Tennessee governor Phil Bredesen, a Democrat who was once on the Obama administration’s short list for the job of Health and Human Services secretary, has called the Affordable Care Act “a stunning disappointment.”
“The problem isn’t that we expanded coverage,” Bredesen writes in his new book “Fresh Medicine,” referring to the millions of uninsured and under-insured people who can now either buy insurance with the help of federal vouchers and the creation of state health exchanges.
“The problem was expanding coverage is about all we did.”
It’s “about all we did,” because Bredesen thinks that expanded entitlement saddles an already burdened federal government drowning in red ink with additional – and expensive – obligations.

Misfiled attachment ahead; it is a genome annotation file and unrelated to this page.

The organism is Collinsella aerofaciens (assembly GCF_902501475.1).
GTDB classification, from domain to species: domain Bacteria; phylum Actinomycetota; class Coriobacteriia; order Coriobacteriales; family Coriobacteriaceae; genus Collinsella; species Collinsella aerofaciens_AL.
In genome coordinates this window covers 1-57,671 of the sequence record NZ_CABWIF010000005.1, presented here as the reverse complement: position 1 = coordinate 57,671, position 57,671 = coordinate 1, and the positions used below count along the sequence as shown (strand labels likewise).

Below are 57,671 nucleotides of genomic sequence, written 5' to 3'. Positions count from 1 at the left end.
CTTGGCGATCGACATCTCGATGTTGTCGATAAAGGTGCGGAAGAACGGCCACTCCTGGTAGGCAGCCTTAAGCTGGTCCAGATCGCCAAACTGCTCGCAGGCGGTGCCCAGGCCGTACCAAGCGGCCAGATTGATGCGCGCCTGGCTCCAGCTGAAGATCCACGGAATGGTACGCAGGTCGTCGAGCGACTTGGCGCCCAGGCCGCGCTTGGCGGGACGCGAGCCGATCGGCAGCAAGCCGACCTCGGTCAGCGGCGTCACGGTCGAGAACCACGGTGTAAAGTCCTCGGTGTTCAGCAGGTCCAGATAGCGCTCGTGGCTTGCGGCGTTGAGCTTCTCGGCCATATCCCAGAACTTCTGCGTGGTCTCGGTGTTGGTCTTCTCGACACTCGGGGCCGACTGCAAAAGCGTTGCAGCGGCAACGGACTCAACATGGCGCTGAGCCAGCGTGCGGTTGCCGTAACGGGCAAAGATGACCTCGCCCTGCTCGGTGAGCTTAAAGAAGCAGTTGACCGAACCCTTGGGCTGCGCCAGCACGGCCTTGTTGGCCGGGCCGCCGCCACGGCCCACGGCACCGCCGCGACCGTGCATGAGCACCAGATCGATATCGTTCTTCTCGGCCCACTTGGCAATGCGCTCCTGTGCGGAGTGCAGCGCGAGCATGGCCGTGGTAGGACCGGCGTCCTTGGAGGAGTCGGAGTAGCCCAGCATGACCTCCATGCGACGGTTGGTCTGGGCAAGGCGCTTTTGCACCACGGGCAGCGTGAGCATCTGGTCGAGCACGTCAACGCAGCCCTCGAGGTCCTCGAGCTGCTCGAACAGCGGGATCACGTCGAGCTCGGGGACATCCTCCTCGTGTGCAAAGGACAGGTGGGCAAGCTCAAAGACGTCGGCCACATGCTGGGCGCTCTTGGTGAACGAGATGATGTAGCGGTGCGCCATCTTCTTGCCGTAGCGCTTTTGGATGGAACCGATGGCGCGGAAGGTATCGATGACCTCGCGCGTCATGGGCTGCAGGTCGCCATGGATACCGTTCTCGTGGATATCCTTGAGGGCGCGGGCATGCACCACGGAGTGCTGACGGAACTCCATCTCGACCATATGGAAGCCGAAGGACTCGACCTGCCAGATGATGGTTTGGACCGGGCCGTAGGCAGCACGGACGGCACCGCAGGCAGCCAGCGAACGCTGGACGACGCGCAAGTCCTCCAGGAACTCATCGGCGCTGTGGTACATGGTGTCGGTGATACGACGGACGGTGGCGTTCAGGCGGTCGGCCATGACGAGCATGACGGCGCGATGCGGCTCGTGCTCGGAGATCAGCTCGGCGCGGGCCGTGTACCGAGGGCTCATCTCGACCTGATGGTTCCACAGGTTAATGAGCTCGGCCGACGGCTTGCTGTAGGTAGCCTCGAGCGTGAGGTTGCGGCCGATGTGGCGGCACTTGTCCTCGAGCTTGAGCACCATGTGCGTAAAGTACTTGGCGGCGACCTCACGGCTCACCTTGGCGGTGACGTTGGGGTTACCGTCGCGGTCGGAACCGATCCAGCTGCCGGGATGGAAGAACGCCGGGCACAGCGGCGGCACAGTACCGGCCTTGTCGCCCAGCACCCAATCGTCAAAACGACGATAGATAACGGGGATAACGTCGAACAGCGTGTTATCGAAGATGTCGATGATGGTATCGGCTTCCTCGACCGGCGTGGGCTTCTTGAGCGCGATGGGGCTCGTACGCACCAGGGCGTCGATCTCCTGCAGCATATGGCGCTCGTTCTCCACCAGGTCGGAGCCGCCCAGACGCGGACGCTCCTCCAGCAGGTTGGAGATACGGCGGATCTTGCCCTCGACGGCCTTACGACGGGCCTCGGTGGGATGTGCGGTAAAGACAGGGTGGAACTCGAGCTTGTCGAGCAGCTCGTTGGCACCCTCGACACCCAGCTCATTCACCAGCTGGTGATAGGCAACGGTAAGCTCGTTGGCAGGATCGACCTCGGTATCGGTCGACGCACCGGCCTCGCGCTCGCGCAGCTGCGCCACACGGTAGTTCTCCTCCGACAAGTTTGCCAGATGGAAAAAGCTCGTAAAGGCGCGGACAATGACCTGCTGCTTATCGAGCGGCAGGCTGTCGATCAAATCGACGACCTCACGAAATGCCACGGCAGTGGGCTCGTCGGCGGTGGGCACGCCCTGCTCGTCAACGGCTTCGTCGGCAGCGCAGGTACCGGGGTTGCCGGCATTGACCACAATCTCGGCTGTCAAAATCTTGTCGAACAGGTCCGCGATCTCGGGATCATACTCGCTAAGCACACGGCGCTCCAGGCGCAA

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“Government loves complexity, rules and red tape, but we may have outdone ourselves this time,” Bredesen writes. “Reform offered a chance to clean up the baroque system we have created over the years, reduce bureaucracy, lower administrative cost and give clarity and focus to a major part of where we spend our taxpayers’ money.
“Instead, we created more complexity, more regulations and the need for more bureaucracy.”